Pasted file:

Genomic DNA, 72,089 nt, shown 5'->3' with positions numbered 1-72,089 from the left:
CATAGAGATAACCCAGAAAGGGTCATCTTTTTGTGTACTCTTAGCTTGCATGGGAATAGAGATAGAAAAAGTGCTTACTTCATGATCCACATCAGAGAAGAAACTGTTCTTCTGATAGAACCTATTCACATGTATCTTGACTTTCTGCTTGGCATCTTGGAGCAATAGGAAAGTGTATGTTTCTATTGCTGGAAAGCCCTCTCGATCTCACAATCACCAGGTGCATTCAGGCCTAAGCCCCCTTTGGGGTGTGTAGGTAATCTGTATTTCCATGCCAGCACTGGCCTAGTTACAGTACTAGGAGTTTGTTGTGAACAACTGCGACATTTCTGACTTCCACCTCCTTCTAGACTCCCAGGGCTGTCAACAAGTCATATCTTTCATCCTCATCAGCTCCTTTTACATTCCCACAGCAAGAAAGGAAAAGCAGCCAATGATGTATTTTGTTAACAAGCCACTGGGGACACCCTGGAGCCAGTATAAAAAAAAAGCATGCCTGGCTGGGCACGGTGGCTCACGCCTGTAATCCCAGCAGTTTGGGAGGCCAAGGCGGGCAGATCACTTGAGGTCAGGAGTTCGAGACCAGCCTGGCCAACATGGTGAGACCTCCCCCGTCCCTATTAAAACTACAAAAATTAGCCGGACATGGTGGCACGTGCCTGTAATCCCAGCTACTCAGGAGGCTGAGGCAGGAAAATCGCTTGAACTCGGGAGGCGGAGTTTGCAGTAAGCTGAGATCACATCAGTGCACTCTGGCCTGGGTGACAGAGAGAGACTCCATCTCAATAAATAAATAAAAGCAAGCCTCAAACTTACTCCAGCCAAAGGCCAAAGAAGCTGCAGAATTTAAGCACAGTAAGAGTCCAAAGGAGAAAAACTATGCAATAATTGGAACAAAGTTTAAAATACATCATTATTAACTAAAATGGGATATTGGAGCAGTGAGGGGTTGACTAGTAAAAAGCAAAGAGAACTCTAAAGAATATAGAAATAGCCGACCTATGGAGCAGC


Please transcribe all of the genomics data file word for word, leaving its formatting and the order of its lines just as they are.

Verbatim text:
Genomic DNA, 72,089 nt, shown 5'->3' with positions numbered 1-72,089 from the left:
CATAGAGATAACCCAGAAAGGGTCATCTTTTTGTGTACTCTTAGCTTGCATGGGAATAGAGATAGAAAAAGTGCTTACTTCATGATCCACATCAGAGAAGAAACTGTTCTTCTGATAGAACCTATTCACATGTATCTTGACTTTCTGCTTGGCATCTTGGAGCAATAGGAAAGTGTATGTTTCTATTGCTGGAAAGCCCTCTCGATCTCACAATCACCAGGTGCATTCAGGCCTAAGCCCCCTTTGGGGTGTGTAGGTAATCTGTATTTCCATGCCAGCACTGGCCTAGTTACAGTACTAGGAGTTTGTTGTGAACAACTGCGACATTTCTGACTTCCACCTCCTTCTAGACTCCCAGGGCTGTCAACAAGTCATATCTTTCATCCTCATCAGCTCCTTTTACATTCCCACAGCAAGAAAGGAAAAGCAGCCAATGATGTATTTTGTTAACAAGCCACTGGGGACACCCTGGAGCCAGTATAAAAAAAAAGCATGCCTGGCTGGGCACGGTGGCTCACGCCTGTAATCCCAGCAGTTTGGGAGGCCAAGGCGGGCAGATCACTTGAGGTCAGGAGTTCGAGACCAGCCTGGCCAACATGGTGAGACCTCCCCCGTCCCTATTAAAACTACAAAAATTAGCCGGACATGGTGGCACGTGCCTGTAATCCCAGCTACTCAGGAGGCTGAGGCAGGAAAATCGCTTGAACTCGGGAGGCGGAGTTTGCAGTAAGCTGAGATCACATCAGTGCACTCTGGCCTGGGTGACAGAGAGAGACTCCATCTCAATAAATAAATAAAAGCAAGCCTCAAACTTACTCCAGCCAAAGGCCAAAGAAGCTGCAGAATTTAAGCACAGTAAGAGTCCAAAGGAGAAAAACTATGCAATAATTGGAACAAAGTTTAAAATACATCATTATTAACTAAAATGGGATATTGGAGCAGTGAGGGGTTGACTAGTAAAAAGCAAAGAGAACTCTAAAGAATATAGAAATAGCCGACCTATGGAGCAGC